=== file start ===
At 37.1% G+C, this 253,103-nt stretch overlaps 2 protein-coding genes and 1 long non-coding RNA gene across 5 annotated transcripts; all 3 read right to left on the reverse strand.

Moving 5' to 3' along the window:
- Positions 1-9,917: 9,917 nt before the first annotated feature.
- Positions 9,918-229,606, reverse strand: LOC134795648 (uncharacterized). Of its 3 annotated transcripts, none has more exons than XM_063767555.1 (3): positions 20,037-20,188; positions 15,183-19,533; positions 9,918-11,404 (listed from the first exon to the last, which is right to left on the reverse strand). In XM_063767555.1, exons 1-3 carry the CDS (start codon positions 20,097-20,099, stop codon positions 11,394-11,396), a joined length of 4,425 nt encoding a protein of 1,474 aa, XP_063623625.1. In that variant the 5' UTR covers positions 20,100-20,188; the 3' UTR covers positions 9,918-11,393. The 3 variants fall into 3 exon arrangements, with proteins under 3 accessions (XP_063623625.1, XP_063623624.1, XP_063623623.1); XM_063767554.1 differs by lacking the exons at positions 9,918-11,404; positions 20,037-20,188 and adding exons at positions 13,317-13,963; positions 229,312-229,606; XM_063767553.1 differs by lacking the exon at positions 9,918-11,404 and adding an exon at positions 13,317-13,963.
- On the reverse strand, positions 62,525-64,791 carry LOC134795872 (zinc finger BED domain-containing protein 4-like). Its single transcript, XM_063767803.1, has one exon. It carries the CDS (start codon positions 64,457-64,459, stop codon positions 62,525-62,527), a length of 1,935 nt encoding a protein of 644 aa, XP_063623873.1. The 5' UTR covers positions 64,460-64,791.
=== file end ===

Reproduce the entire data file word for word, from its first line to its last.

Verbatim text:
At 37.1% G+C, this 253,103-nt stretch overlaps 2 protein-coding genes and 1 long non-coding RNA gene across 5 annotated transcripts; all 3 read right to left on the reverse strand.

Moving 5' to 3' along the window:
- Positions 1-9,917: 9,917 nt before the first annotated feature.
- Positions 9,918-229,606, reverse strand: LOC134795648 (uncharacterized). Of its 3 annotated transcripts, none has more exons than XM_063767555.1 (3): positions 20,037-20,188; positions 15,183-19,533; positions 9,918-11,404 (listed from the first exon to the last, which is right to left on the reverse strand). In XM_063767555.1, exons 1-3 carry the CDS (start codon positions 20,097-20,099, stop codon positions 11,394-11,396), a joined length of 4,425 nt encoding a protein of 1,474 aa, XP_063623625.1. In that variant the 5' UTR covers positions 20,100-20,188; the 3' UTR covers positions 9,918-11,393. The 3 variants fall into 3 exon arrangements, with proteins under 3 accessions (XP_063623625.1, XP_063623624.1, XP_063623623.1); XM_063767554.1 differs by lacking the exons at positions 9,918-11,404; positions 20,037-20,188 and adding exons at positions 13,317-13,963; positions 229,312-229,606; XM_063767553.1 differs by lacking the exon at positions 9,918-11,404 and adding an exon at positions 13,317-13,963.
- On the reverse strand, positions 62,525-64,791 carry LOC134795872 (zinc finger BED domain-containing protein 4-like). Its single transcript, XM_063767803.1, has one exon. It carries the CDS (start codon positions 64,457-64,459, stop codon positions 62,525-62,527), a length of 1,935 nt encoding a protein of 644 aa, XP_063623873.1. The 5' UTR covers positions 64,460-64,791.